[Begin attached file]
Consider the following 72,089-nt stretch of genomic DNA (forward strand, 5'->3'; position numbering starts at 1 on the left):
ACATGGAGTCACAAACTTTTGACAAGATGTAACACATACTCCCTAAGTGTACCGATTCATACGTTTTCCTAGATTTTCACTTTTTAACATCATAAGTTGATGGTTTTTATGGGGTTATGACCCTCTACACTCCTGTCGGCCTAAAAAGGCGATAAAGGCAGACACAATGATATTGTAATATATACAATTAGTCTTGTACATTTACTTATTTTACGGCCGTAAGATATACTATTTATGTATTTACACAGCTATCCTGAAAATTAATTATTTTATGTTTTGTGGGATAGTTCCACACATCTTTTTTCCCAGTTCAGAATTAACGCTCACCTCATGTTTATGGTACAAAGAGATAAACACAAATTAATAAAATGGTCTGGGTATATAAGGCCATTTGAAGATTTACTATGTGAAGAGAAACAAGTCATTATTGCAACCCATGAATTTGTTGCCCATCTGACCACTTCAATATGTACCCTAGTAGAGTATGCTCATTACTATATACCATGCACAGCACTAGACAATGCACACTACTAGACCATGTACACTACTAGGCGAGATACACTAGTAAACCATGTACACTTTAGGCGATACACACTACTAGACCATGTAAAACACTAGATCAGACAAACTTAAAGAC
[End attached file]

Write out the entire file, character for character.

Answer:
Consider the following 72,089-nt stretch of genomic DNA (forward strand, 5'->3'; position numbering starts at 1 on the left):
ACATGGAGTCACAAACTTTTGACAAGATGTAACACATACTCCCTAAGTGTACCGATTCATACGTTTTCCTAGATTTTCACTTTTTAACATCATAAGTTGATGGTTTTTATGGGGTTATGACCCTCTACACTCCTGTCGGCCTAAAAAGGCGATAAAGGCAGACACAATGATATTGTAATATATACAATTAGTCTTGTACATTTACTTATTTTACGGCCGTAAGATATACTATTTATGTATTTACACAGCTATCCTGAAAATTAATTATTTTATGTTTTGTGGGATAGTTCCACACATCTTTTTTCCCAGTTCAGAATTAACGCTCACCTCATGTTTATGGTACAAAGAGATAAACACAAATTAATAAAATGGTCTGGGTATATAAGGCCATTTGAAGATTTACTATGTGAAGAGAAACAAGTCATTATTGCAACCCATGAATTTGTTGCCCATCTGACCACTTCAATATGTACCCTAGTAGAGTATGCTCATTACTATATACCATGCACAGCACTAGACAATGCACACTACTAGACCATGTACACTACTAGGCGAGATACACTAGTAAACCATGTACACTTTAGGCGATACACACTACTAGACCATGTAAAACACTAGATCAGACAAACTTAAAGAC